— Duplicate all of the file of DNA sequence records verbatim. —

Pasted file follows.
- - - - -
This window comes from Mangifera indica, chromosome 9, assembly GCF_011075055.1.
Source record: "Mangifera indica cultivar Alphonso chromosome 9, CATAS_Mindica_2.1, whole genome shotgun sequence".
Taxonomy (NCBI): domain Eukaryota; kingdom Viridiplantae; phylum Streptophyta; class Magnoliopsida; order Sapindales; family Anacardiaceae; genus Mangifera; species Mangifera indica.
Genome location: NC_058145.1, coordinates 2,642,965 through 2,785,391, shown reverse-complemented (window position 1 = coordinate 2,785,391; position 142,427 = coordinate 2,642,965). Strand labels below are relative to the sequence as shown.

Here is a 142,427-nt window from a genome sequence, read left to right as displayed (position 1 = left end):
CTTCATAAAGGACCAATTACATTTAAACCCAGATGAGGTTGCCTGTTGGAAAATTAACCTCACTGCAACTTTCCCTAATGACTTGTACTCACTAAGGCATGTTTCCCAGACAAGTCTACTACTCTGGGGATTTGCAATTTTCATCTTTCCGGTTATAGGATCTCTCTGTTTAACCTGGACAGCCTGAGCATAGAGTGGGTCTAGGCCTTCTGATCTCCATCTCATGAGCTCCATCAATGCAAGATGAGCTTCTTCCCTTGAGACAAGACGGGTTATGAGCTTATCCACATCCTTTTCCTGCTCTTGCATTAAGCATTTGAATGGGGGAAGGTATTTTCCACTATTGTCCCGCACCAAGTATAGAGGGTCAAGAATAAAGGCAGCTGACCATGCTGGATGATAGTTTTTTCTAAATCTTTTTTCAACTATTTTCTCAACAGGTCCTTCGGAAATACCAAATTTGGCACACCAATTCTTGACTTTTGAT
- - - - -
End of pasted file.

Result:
This window comes from Mangifera indica, chromosome 9, assembly GCF_011075055.1.
Source record: "Mangifera indica cultivar Alphonso chromosome 9, CATAS_Mindica_2.1, whole genome shotgun sequence".
Taxonomy (NCBI): domain Eukaryota; kingdom Viridiplantae; phylum Streptophyta; class Magnoliopsida; order Sapindales; family Anacardiaceae; genus Mangifera; species Mangifera indica.
Genome location: NC_058145.1, coordinates 2,642,965 through 2,785,391, shown reverse-complemented (window position 1 = coordinate 2,785,391; position 142,427 = coordinate 2,642,965). Strand labels below are relative to the sequence as shown.

Here is a 142,427-nt window from a genome sequence, read left to right as displayed (position 1 = left end):
CTTCATAAAGGACCAATTACATTTAAACCCAGATGAGGTTGCCTGTTGGAAAATTAACCTCACTGCAACTTTCCCTAATGACTTGTACTCACTAAGGCATGTTTCCCAGACAAGTCTACTACTCTGGGGATTTGCAATTTTCATCTTTCCGGTTATAGGATCTCTCTGTTTAACCTGGACAGCCTGAGCATAGAGTGGGTCTAGGCCTTCTGATCTCCATCTCATGAGCTCCATCAATGCAAGATGAGCTTCTTCCCTTGAGACAAGACGGGTTATGAGCTTATCCACATCCTTTTCCTGCTCTTGCATTAAGCATTTGAATGGGGGAAGGTATTTTCCACTATTGTCCCGCACCAAGTATAGAGGGTCAAGAATAAAGGCAGCTGACCATGCTGGATGATAGTTTTTTCTAAATCTTTTTTCAACTATTTTCTCAACAGGTCCTTCGGAAATACCAAATTTGGCACACCAATTCTTGACTTTTGAT